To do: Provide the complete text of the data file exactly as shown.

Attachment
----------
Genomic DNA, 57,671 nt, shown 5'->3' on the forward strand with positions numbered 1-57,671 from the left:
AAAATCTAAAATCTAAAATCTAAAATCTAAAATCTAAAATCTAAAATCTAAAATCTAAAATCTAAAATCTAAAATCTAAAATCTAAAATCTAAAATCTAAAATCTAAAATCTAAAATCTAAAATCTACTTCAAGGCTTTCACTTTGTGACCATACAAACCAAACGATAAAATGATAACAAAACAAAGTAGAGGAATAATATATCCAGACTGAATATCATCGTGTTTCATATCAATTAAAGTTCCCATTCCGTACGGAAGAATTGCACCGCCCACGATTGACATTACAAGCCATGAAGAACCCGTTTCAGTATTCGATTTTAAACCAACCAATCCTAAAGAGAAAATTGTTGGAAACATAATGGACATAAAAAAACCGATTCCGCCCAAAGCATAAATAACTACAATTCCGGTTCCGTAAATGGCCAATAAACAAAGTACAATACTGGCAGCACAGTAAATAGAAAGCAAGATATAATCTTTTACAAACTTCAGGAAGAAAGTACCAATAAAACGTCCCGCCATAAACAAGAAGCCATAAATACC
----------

Genomic DNA, 57,671 nt, shown 5'->3' on the forward strand with positions numbered 1-57,671 from the left:
AAAATCTAAAATCTAAAATCTAAAATCTAAAATCTAAAATCTAAAATCTAAAATCTAAAATCTAAAATCTAAAATCTAAAATCTAAAATCTAAAATCTAAAATCTAAAATCTAAAATCTAAAATCTACTTCAAGGCTTTCACTTTGTGACCATACAAACCAAACGATAAAATGATAACAAAACAAAGTAGAGGAATAATATATCCAGACTGAATATCATCGTGTTTCATATCAATTAAAGTTCCCATTCCGTACGGAAGAATTGCACCGCCCACGATTGACATTACAAGCCATGAAGAACCCGTTTCAGTATTCGATTTTAAACCAACCAATCCTAAAGAGAAAATTGTTGGAAACATAATGGACATAAAAAAACCGATTCCGCCCAAAGCATAAATAACTACAATTCCGGTTCCGTAAATGGCCAATAAACAAAGTACAATACTGGCAGCACAGTAAATAGAAAGCAAGATATAATCTTTTACAAACTTCAGGAAGAAAGTACCAATAAAACGTCCCGCCATAAACAAGAAGCCATAAATACC